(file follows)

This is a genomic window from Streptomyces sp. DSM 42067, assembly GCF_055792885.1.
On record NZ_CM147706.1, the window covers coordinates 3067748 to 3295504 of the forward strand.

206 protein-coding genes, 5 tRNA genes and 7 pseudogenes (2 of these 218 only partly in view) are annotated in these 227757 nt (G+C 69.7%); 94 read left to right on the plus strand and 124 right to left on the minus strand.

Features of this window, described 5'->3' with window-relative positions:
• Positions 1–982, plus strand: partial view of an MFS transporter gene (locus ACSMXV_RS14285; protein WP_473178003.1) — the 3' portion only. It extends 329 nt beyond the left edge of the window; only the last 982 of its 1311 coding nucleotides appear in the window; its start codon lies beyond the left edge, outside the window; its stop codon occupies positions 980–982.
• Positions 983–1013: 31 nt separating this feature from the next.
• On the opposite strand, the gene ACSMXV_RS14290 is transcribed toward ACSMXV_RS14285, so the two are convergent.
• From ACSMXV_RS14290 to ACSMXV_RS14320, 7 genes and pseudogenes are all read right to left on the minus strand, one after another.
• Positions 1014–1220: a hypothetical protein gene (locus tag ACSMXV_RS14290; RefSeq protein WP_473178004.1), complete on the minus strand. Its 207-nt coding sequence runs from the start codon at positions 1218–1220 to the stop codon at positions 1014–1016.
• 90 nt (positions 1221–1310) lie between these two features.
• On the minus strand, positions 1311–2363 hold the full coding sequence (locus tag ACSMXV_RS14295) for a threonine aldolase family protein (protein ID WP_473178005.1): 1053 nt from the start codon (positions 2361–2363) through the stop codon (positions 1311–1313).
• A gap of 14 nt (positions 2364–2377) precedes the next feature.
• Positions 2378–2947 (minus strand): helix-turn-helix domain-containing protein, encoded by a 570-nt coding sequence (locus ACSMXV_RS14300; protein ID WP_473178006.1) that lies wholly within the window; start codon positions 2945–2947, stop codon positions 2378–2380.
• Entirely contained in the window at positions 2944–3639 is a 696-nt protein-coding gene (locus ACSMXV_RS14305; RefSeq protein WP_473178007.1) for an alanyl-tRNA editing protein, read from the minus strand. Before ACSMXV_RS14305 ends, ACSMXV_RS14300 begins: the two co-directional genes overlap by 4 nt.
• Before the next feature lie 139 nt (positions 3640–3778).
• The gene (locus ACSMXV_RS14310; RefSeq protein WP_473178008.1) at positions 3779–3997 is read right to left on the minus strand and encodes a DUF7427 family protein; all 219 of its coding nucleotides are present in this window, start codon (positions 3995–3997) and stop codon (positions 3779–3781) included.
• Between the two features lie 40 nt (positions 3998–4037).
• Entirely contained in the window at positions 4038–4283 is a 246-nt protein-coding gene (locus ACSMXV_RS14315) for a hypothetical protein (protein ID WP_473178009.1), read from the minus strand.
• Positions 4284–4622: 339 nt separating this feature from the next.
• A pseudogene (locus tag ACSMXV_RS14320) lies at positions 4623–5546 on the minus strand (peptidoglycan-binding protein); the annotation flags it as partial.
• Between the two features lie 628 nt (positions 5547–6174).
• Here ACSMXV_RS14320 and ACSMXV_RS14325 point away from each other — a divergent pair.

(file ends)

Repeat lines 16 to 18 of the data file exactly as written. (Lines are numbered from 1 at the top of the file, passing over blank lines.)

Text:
• The gene (locus ACSMXV_RS14310; RefSeq protein WP_473178008.1) at positions 3779–3997 is read right to left on the minus strand and encodes a DUF7427 family protein; all 219 of its coding nucleotides are present in this window, start codon (positions 3995–3997) and stop codon (positions 3779–3781) included.
• Between the two features lie 40 nt (positions 3998–4037).
• Entirely contained in the window at positions 4038–4283 is a 246-nt protein-coding gene (locus ACSMXV_RS14315) for a hypothetical protein (protein ID WP_473178009.1), read from the minus strand.